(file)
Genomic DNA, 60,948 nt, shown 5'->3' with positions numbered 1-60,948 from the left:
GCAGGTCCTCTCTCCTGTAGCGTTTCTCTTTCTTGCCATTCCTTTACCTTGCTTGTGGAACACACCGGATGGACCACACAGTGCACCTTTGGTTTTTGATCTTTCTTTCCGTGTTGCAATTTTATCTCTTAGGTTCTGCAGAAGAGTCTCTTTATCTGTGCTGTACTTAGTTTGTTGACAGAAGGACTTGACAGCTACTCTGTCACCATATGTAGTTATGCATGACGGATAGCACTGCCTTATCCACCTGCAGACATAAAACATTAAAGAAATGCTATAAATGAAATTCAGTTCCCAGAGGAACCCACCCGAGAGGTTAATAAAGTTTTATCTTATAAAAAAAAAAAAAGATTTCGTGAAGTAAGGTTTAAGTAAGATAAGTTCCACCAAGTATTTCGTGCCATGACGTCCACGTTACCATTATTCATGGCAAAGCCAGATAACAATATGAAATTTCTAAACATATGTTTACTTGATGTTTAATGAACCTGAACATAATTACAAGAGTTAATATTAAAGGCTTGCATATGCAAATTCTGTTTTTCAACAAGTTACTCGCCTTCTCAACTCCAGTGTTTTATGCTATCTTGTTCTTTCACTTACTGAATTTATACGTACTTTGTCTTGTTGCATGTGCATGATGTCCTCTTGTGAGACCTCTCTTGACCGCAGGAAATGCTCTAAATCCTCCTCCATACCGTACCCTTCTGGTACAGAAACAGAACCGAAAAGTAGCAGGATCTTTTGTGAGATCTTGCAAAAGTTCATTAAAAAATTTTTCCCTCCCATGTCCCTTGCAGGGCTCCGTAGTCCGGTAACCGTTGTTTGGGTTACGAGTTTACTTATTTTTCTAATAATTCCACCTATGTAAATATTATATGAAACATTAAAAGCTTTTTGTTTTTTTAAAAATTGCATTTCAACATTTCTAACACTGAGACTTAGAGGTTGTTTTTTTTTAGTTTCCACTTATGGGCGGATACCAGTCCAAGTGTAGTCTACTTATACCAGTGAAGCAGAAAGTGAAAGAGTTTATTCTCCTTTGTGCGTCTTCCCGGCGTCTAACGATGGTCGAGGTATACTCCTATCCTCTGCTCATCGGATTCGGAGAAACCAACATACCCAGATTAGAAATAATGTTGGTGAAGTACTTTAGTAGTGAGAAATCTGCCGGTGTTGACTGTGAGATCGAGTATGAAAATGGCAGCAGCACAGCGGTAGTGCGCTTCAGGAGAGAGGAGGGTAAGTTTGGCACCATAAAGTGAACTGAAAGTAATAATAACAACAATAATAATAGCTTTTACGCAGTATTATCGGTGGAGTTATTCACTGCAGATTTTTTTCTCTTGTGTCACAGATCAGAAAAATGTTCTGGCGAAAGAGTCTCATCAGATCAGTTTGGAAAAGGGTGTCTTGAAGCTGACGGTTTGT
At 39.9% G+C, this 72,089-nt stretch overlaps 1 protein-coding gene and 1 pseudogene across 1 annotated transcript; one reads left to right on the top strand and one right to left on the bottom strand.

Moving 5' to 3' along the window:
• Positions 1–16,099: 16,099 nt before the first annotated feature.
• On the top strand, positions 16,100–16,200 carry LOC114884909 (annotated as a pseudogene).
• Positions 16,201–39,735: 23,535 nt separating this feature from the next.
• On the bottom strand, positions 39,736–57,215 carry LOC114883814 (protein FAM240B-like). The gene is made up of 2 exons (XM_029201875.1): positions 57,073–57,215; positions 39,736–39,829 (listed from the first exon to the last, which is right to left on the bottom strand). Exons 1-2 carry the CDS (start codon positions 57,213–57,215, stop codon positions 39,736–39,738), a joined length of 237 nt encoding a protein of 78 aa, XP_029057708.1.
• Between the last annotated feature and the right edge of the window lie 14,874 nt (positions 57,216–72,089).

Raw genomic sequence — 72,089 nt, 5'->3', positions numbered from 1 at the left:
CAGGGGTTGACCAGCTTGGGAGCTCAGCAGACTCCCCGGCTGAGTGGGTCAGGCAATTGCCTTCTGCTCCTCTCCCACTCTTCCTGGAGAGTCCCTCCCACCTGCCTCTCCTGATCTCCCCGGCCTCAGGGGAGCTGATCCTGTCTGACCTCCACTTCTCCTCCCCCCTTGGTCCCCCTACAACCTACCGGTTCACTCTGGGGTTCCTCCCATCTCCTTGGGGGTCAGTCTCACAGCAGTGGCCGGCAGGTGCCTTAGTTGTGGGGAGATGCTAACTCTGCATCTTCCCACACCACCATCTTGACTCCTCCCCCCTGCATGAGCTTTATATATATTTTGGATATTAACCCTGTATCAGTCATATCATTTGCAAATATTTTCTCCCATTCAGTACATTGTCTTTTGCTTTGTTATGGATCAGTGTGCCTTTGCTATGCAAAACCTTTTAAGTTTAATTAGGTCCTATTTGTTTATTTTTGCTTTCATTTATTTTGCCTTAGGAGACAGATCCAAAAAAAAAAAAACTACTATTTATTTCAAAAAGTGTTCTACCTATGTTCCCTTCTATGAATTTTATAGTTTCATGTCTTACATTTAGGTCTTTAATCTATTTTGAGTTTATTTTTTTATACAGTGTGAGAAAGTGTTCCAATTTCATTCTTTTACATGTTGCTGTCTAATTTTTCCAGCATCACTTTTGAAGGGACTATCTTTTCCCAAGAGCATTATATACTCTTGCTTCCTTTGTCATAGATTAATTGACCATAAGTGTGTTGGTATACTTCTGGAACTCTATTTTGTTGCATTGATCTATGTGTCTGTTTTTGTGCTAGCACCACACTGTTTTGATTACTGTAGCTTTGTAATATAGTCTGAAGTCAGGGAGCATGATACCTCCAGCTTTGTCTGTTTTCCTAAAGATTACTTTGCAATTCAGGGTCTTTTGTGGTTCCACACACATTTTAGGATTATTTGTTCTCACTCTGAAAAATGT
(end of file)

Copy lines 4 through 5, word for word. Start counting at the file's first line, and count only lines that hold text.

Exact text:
Moving 5' to 3' along the window:
• Positions 1–16,099: 16,099 nt before the first annotated feature.